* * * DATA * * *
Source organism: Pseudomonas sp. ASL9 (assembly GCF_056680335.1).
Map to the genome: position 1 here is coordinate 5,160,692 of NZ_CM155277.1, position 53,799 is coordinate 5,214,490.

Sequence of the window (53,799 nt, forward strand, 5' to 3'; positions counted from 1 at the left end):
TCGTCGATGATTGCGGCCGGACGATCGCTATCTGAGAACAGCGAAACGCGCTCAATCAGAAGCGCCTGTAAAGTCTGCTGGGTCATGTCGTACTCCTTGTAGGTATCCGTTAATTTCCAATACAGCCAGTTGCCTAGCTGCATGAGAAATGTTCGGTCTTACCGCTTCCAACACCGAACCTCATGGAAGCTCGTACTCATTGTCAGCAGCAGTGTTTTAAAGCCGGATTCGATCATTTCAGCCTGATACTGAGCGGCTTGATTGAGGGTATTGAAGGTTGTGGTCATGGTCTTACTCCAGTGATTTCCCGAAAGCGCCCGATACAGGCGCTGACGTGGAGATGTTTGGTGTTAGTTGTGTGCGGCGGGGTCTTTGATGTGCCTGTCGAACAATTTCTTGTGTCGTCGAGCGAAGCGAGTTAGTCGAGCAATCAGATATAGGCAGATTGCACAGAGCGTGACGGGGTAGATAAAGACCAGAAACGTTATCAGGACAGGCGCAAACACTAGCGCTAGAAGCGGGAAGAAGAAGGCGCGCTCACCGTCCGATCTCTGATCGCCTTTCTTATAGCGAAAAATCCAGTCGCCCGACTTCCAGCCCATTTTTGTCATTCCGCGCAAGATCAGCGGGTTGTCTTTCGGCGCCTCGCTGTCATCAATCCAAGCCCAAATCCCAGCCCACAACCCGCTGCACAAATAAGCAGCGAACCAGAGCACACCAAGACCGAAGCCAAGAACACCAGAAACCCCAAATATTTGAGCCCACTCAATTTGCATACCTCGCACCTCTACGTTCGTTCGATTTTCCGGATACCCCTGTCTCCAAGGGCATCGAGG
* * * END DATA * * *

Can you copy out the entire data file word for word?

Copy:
Source organism: Pseudomonas sp. ASL9 (assembly GCF_056680335.1).
Map to the genome: position 1 here is coordinate 5,160,692 of NZ_CM155277.1, position 53,799 is coordinate 5,214,490.

Sequence of the window (53,799 nt, forward strand, 5' to 3'; positions counted from 1 at the left end):
TCGTCGATGATTGCGGCCGGACGATCGCTATCTGAGAACAGCGAAACGCGCTCAATCAGAAGCGCCTGTAAAGTCTGCTGGGTCATGTCGTACTCCTTGTAGGTATCCGTTAATTTCCAATACAGCCAGTTGCCTAGCTGCATGAGAAATGTTCGGTCTTACCGCTTCCAACACCGAACCTCATGGAAGCTCGTACTCATTGTCAGCAGCAGTGTTTTAAAGCCGGATTCGATCATTTCAGCCTGATACTGAGCGGCTTGATTGAGGGTATTGAAGGTTGTGGTCATGGTCTTACTCCAGTGATTTCCCGAAAGCGCCCGATACAGGCGCTGACGTGGAGATGTTTGGTGTTAGTTGTGTGCGGCGGGGTCTTTGATGTGCCTGTCGAACAATTTCTTGTGTCGTCGAGCGAAGCGAGTTAGTCGAGCAATCAGATATAGGCAGATTGCACAGAGCGTGACGGGGTAGATAAAGACCAGAAACGTTATCAGGACAGGCGCAAACACTAGCGCTAGAAGCGGGAAGAAGAAGGCGCGCTCACCGTCCGATCTCTGATCGCCTTTCTTATAGCGAAAAATCCAGTCGCCCGACTTCCAGCCCATTTTTGTCATTCCGCGCAAGATCAGCGGGTTGTCTTTCGGCGCCTCGCTGTCATCAATCCAAGCCCAAATCCCAGCCCACAACCCGCTGCACAAATAAGCAGCGAACCAGAGCACACCAAGACCGAAGCCAAGAACACCAGAAACCCCAAATATTTGAGCCCACTCAATTTGCATACCTCGCACCTCTACGTTCGTTCGATTTTCCGGATACCCCTGTCTCCAAGGGCATCGAGG